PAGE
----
I’m not a “milestone” sort of person. I rarely celebrate with big birthday parties for example. My wife and I famously celebrated our anniversary with a drink at the United Club once as we passed each other in the airport. This year, though, when I announced the 20th anniversary of starting Association Laboratory on LinkedIn, the response surprised me. I received more than 7,000 views of the post. I only have 1, 531 connections on LinkedIn. People I’d never met were interested and supportive. It got me thinking about how it all began and what I learned about business and life through the years as I conceived, started and grew my small business. Below is the original HQ of Association Laboratory (no hassles please, I’m not a photography consultant). I started the company out of my condo on the 12th floor. Original HQ of Association Laboratory The voice on my answering machine for the company was an English woman
Tips on creating an outcomes-based culture of accountability that saves time, improves work quality and makes your team happier.
November 15, 2018 – Association Laboratory has launched its annual association environmental research project, “Looking Forward 2019,” a collaborative research effort conducted with leaders of the association management profession. This year, Association Laboratory is expanding its outreach by including state association executives from Ohio, Colorado, Florida, Georgia, California, Kentucky, Tennessee, and Iowa. Also participating will be AAMSE (American Association of Medical Society Executives ) and National Association of Manufacturers.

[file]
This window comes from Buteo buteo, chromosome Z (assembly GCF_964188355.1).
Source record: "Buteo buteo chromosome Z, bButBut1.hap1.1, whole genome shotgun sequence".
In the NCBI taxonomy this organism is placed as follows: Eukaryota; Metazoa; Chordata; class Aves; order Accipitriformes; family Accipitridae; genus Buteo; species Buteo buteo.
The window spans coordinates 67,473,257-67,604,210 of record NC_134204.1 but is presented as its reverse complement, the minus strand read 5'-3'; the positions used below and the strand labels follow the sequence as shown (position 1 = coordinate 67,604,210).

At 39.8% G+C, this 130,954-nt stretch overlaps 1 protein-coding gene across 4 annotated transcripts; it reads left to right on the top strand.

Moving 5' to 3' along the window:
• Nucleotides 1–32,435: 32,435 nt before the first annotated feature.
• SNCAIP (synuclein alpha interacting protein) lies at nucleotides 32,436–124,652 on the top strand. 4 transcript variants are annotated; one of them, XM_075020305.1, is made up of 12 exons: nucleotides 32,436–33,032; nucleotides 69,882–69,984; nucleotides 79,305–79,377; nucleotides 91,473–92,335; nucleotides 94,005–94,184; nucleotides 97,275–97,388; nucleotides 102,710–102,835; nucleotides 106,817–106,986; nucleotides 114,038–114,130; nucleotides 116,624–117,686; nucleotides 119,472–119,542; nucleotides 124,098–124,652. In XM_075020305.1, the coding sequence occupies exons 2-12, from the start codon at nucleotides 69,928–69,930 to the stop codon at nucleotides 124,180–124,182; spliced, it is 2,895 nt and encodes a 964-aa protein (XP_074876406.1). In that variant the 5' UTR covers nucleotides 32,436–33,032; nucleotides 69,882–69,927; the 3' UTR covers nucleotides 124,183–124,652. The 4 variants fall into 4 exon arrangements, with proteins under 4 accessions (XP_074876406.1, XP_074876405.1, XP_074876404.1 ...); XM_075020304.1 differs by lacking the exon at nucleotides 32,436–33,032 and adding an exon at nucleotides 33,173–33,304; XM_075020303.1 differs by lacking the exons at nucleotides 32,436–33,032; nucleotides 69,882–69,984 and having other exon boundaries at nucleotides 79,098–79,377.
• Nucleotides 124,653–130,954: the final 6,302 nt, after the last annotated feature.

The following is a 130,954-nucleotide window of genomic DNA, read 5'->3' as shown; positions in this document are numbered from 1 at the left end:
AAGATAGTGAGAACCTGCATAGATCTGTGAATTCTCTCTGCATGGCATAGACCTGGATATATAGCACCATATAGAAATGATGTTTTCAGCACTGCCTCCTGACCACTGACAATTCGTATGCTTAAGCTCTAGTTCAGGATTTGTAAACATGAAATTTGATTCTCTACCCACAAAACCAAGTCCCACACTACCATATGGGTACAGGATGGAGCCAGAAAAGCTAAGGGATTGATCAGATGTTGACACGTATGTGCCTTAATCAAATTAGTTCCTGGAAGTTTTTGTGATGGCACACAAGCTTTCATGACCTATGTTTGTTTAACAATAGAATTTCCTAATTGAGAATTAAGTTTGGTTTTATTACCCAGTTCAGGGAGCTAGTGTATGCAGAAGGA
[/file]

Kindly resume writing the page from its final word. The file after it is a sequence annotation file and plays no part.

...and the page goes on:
Why are so many chief staff officers so afraid of their Board of Directors? Because their Boards are difficult to work with and the decisions they make are so bad. Recent research and conversations with CEO friends in association management highlight the astonishing amount of time and energy devoted to convincing, navigating or just plain avoiding bad Board members. We Spend Too Much Time on Governance to Have Bad Boards Much of modern day association executive leadership is focused on preparing and using volunteer leaders to inform decisions. Recent data from Looking Forward 2018, Association Laboratory’s global environmental scan of the association environment, indicated that 69% of chief staff officers identified governance and volunteer management as one of their primary responsibilities. With so much time spent on governance and, specifically, the Board of Directors, why don’t our volunteer leaders do a better job? At what point is a bad Board of Directors our fault as